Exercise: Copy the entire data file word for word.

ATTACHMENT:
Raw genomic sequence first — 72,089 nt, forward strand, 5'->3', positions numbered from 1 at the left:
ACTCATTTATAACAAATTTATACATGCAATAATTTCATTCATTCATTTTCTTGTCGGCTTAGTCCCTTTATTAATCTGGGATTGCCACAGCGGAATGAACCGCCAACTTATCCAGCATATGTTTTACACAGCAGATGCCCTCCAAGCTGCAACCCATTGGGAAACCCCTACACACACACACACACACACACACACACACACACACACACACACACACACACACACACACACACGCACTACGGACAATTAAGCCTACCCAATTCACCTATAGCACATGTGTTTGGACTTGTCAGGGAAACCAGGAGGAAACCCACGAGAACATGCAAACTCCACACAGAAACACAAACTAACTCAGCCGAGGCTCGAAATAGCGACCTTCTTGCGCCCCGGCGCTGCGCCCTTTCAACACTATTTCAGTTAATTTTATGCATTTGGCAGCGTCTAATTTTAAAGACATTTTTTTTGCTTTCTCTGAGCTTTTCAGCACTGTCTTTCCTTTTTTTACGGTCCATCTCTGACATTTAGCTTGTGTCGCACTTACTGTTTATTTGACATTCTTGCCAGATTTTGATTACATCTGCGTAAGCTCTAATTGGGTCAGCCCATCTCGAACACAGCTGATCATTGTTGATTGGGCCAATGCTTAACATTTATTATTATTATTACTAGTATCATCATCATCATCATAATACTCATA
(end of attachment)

Raw genomic sequence first — 72,089 nt, forward strand, 5'->3', positions numbered from 1 at the left:
ACTCATTTATAACAAATTTATACATGCAATAATTTCATTCATTCATTTTCTTGTCGGCTTAGTCCCTTTATTAATCTGGGATTGCCACAGCGGAATGAACCGCCAACTTATCCAGCATATGTTTTACACAGCAGATGCCCTCCAAGCTGCAACCCATTGGGAAACCCCTACACACACACACACACACACACACACACACACACACACACACACACACACACACACACACACACGCACTACGGACAATTAAGCCTACCCAATTCACCTATAGCACATGTGTTTGGACTTGTCAGGGAAACCAGGAGGAAACCCACGAGAACATGCAAACTCCACACAGAAACACAAACTAACTCAGCCGAGGCTCGAAATAGCGACCTTCTTGCGCCCCGGCGCTGCGCCCTTTCAACACTATTTCAGTTAATTTTATGCATTTGGCAGCGTCTAATTTTAAAGACATTTTTTTTGCTTTCTCTGAGCTTTTCAGCACTGTCTTTCCTTTTTTTACGGTCCATCTCTGACATTTAGCTTGTGTCGCACTTACTGTTTATTTGACATTCTTGCCAGATTTTGATTACATCTGCGTAAGCTCTAATTGGGTCAGCCCATCTCGAACACAGCTGATCATTGTTGATTGGGCCAATGCTTAACATTTATTATTATTATTACTAGTATCATCATCATCATCATAATACTCATA